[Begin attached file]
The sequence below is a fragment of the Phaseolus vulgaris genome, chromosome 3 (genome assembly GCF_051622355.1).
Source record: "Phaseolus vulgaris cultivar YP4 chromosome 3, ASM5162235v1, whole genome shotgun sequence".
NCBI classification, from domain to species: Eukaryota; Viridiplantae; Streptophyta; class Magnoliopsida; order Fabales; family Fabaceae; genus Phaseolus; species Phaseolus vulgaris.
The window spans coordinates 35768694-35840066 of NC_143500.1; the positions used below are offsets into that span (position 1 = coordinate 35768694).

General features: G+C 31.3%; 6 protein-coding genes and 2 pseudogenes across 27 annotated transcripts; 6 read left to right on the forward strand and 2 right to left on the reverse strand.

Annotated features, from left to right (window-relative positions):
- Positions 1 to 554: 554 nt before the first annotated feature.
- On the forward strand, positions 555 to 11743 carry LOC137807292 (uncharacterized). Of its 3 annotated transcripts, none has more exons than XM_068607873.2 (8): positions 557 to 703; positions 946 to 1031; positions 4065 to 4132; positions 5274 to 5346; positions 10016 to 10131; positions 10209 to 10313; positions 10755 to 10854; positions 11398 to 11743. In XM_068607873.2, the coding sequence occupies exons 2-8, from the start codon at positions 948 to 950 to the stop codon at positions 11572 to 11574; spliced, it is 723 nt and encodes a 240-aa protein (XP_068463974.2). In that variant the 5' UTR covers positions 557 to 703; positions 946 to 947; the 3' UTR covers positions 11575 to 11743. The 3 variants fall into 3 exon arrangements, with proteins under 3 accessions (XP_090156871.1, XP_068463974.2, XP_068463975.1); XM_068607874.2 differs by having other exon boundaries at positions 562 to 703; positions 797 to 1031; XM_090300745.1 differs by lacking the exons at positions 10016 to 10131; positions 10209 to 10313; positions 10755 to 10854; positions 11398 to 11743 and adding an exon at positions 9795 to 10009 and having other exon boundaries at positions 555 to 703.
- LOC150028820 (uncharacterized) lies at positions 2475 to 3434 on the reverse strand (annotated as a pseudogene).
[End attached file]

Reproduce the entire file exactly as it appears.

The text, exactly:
The sequence below is a fragment of the Phaseolus vulgaris genome, chromosome 3 (genome assembly GCF_051622355.1).
Source record: "Phaseolus vulgaris cultivar YP4 chromosome 3, ASM5162235v1, whole genome shotgun sequence".
NCBI classification, from domain to species: Eukaryota; Viridiplantae; Streptophyta; class Magnoliopsida; order Fabales; family Fabaceae; genus Phaseolus; species Phaseolus vulgaris.
The window spans coordinates 35768694-35840066 of NC_143500.1; the positions used below are offsets into that span (position 1 = coordinate 35768694).

General features: G+C 31.3%; 6 protein-coding genes and 2 pseudogenes across 27 annotated transcripts; 6 read left to right on the forward strand and 2 right to left on the reverse strand.

Annotated features, from left to right (window-relative positions):
- Positions 1 to 554: 554 nt before the first annotated feature.
- On the forward strand, positions 555 to 11743 carry LOC137807292 (uncharacterized). Of its 3 annotated transcripts, none has more exons than XM_068607873.2 (8): positions 557 to 703; positions 946 to 1031; positions 4065 to 4132; positions 5274 to 5346; positions 10016 to 10131; positions 10209 to 10313; positions 10755 to 10854; positions 11398 to 11743. In XM_068607873.2, the coding sequence occupies exons 2-8, from the start codon at positions 948 to 950 to the stop codon at positions 11572 to 11574; spliced, it is 723 nt and encodes a 240-aa protein (XP_068463974.2). In that variant the 5' UTR covers positions 557 to 703; positions 946 to 947; the 3' UTR covers positions 11575 to 11743. The 3 variants fall into 3 exon arrangements, with proteins under 3 accessions (XP_090156871.1, XP_068463974.2, XP_068463975.1); XM_068607874.2 differs by having other exon boundaries at positions 562 to 703; positions 797 to 1031; XM_090300745.1 differs by lacking the exons at positions 10016 to 10131; positions 10209 to 10313; positions 10755 to 10854; positions 11398 to 11743 and adding an exon at positions 9795 to 10009 and having other exon boundaries at positions 555 to 703.
- LOC150028820 (uncharacterized) lies at positions 2475 to 3434 on the reverse strand (annotated as a pseudogene).